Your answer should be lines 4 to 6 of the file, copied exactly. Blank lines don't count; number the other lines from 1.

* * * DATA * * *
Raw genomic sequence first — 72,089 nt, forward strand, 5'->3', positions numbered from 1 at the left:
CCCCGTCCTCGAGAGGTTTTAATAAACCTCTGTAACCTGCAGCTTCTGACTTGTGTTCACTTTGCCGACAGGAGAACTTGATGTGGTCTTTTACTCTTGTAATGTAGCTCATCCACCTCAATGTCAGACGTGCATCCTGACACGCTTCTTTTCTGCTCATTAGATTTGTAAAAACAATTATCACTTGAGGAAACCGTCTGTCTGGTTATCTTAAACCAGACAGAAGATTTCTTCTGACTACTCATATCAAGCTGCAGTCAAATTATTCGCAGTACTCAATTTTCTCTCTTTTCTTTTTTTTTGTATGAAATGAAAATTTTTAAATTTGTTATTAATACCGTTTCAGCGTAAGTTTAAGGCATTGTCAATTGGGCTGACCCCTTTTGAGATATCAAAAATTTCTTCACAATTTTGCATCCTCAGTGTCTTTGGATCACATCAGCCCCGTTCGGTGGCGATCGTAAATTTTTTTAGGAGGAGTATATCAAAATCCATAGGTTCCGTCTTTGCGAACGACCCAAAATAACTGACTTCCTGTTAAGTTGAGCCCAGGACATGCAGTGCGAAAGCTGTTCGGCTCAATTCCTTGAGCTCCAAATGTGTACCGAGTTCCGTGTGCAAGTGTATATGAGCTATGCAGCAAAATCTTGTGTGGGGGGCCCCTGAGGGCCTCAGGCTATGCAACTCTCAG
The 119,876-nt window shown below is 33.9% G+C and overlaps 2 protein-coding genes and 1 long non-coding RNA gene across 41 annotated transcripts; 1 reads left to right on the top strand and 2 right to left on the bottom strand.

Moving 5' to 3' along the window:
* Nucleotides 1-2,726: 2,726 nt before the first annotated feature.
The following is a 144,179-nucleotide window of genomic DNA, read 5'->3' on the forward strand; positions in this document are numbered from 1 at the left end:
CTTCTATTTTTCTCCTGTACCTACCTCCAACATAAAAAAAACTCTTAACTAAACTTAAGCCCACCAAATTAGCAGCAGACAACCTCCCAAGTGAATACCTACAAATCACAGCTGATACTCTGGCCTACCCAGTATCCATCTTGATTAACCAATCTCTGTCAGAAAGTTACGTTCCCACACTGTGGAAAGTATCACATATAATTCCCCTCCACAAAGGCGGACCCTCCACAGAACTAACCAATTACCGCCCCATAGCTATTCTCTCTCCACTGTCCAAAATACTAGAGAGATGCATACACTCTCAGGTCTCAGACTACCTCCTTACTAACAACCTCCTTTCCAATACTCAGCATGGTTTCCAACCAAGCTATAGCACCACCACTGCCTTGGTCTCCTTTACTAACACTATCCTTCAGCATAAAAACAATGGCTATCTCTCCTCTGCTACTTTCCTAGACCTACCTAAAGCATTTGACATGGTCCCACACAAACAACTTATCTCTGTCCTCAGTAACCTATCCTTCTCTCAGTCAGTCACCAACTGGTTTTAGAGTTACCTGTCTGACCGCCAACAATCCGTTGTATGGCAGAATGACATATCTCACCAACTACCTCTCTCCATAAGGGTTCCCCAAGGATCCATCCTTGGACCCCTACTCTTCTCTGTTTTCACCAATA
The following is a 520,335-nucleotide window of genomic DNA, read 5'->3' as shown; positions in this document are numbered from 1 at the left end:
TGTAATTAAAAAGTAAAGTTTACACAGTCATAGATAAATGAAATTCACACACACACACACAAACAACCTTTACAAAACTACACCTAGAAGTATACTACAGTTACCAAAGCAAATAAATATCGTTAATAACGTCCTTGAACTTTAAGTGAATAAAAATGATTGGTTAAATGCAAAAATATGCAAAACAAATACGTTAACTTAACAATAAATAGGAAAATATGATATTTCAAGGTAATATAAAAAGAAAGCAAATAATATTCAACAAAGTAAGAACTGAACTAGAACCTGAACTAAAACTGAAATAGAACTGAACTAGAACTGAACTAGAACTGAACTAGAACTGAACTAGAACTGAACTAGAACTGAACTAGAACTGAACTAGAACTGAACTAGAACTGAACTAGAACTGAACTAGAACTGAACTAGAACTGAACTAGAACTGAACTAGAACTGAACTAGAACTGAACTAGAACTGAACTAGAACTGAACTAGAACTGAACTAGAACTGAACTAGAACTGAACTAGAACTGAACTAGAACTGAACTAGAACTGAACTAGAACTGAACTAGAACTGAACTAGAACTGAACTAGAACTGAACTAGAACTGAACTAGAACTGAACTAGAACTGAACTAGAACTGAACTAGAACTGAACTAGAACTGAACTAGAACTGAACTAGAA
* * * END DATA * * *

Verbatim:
Moving 5' to 3' along the window:
* Nucleotides 1-2,726: 2,726 nt before the first annotated feature.
The following is a 144,179-nucleotide window of genomic DNA, read 5'->3' on the forward strand; positions in this document are numbered from 1 at the left end: